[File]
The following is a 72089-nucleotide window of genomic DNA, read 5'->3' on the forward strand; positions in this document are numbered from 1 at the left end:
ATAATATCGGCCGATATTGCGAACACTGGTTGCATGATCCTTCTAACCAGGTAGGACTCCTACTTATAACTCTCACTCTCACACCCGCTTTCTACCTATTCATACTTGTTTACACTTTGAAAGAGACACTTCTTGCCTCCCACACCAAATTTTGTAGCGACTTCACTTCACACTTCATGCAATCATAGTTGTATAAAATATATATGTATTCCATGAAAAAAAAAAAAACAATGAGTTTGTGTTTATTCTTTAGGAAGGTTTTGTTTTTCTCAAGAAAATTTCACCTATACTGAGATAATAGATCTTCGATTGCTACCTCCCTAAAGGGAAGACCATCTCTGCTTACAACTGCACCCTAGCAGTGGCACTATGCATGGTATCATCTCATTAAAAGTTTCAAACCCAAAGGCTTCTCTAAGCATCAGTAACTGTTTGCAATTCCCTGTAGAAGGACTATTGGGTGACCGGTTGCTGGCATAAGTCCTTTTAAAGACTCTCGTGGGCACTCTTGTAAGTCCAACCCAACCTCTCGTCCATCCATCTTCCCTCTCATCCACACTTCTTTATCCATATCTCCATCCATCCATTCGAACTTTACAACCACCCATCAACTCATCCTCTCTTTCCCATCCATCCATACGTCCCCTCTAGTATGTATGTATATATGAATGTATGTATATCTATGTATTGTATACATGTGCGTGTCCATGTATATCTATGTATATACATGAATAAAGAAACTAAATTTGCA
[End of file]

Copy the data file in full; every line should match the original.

The following is a 72089-nucleotide window of genomic DNA, read 5'->3' on the forward strand; positions in this document are numbered from 1 at the left end:
ATAATATCGGCCGATATTGCGAACACTGGTTGCATGATCCTTCTAACCAGGTAGGACTCCTACTTATAACTCTCACTCTCACACCCGCTTTCTACCTATTCATACTTGTTTACACTTTGAAAGAGACACTTCTTGCCTCCCACACCAAATTTTGTAGCGACTTCACTTCACACTTCATGCAATCATAGTTGTATAAAATATATATGTATTCCATGAAAAAAAAAAAAACAATGAGTTTGTGTTTATTCTTTAGGAAGGTTTTGTTTTTCTCAAGAAAATTTCACCTATACTGAGATAATAGATCTTCGATTGCTACCTCCCTAAAGGGAAGACCATCTCTGCTTACAACTGCACCCTAGCAGTGGCACTATGCATGGTATCATCTCATTAAAAGTTTCAAACCCAAAGGCTTCTCTAAGCATCAGTAACTGTTTGCAATTCCCTGTAGAAGGACTATTGGGTGACCGGTTGCTGGCATAAGTCCTTTTAAAGACTCTCGTGGGCACTCTTGTAAGTCCAACCCAACCTCTCGTCCATCCATCTTCCCTCTCATCCACACTTCTTTATCCATATCTCCATCCATCCATTCGAACTTTACAACCACCCATCAACTCATCCTCTCTTTCCCATCCATCCATACGTCCCCTCTAGTATGTATGTATATATGAATGTATGTATATCTATGTATTGTATACATGTGCGTGTCCATGTATATCTATGTATATACATGAATAAAGAAACTAAATTTGCA